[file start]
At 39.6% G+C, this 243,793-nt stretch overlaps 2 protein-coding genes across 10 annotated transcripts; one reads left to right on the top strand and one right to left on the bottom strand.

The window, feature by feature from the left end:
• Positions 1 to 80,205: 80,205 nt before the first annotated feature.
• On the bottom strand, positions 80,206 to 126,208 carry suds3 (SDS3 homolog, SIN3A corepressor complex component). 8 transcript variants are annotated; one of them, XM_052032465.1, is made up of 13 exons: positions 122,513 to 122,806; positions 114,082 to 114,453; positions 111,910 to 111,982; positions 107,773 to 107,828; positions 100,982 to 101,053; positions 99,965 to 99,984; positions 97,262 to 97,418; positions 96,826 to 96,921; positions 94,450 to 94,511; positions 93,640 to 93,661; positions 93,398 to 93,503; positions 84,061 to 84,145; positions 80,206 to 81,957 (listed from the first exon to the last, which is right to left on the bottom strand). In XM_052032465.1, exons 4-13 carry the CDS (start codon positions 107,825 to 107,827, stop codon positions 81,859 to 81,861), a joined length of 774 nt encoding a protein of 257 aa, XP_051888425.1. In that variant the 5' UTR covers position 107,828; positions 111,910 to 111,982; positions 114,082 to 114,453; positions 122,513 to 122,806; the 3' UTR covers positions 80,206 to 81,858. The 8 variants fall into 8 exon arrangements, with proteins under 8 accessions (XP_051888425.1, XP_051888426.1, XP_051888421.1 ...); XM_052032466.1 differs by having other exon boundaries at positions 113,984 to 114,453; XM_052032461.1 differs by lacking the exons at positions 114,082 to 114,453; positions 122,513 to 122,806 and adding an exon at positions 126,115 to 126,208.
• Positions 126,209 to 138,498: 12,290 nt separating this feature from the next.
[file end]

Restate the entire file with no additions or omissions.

At 39.6% G+C, this 243,793-nt stretch overlaps 2 protein-coding genes across 10 annotated transcripts; one reads left to right on the top strand and one right to left on the bottom strand.

The window, feature by feature from the left end:
• Positions 1 to 80,205: 80,205 nt before the first annotated feature.
• On the bottom strand, positions 80,206 to 126,208 carry suds3 (SDS3 homolog, SIN3A corepressor complex component). 8 transcript variants are annotated; one of them, XM_052032465.1, is made up of 13 exons: positions 122,513 to 122,806; positions 114,082 to 114,453; positions 111,910 to 111,982; positions 107,773 to 107,828; positions 100,982 to 101,053; positions 99,965 to 99,984; positions 97,262 to 97,418; positions 96,826 to 96,921; positions 94,450 to 94,511; positions 93,640 to 93,661; positions 93,398 to 93,503; positions 84,061 to 84,145; positions 80,206 to 81,957 (listed from the first exon to the last, which is right to left on the bottom strand). In XM_052032465.1, exons 4-13 carry the CDS (start codon positions 107,825 to 107,827, stop codon positions 81,859 to 81,861), a joined length of 774 nt encoding a protein of 257 aa, XP_051888425.1. In that variant the 5' UTR covers position 107,828; positions 111,910 to 111,982; positions 114,082 to 114,453; positions 122,513 to 122,806; the 3' UTR covers positions 80,206 to 81,858. The 8 variants fall into 8 exon arrangements, with proteins under 8 accessions (XP_051888425.1, XP_051888426.1, XP_051888421.1 ...); XM_052032466.1 differs by having other exon boundaries at positions 113,984 to 114,453; XM_052032461.1 differs by lacking the exons at positions 114,082 to 114,453; positions 122,513 to 122,806 and adding an exon at positions 126,115 to 126,208.
• Positions 126,209 to 138,498: 12,290 nt separating this feature from the next.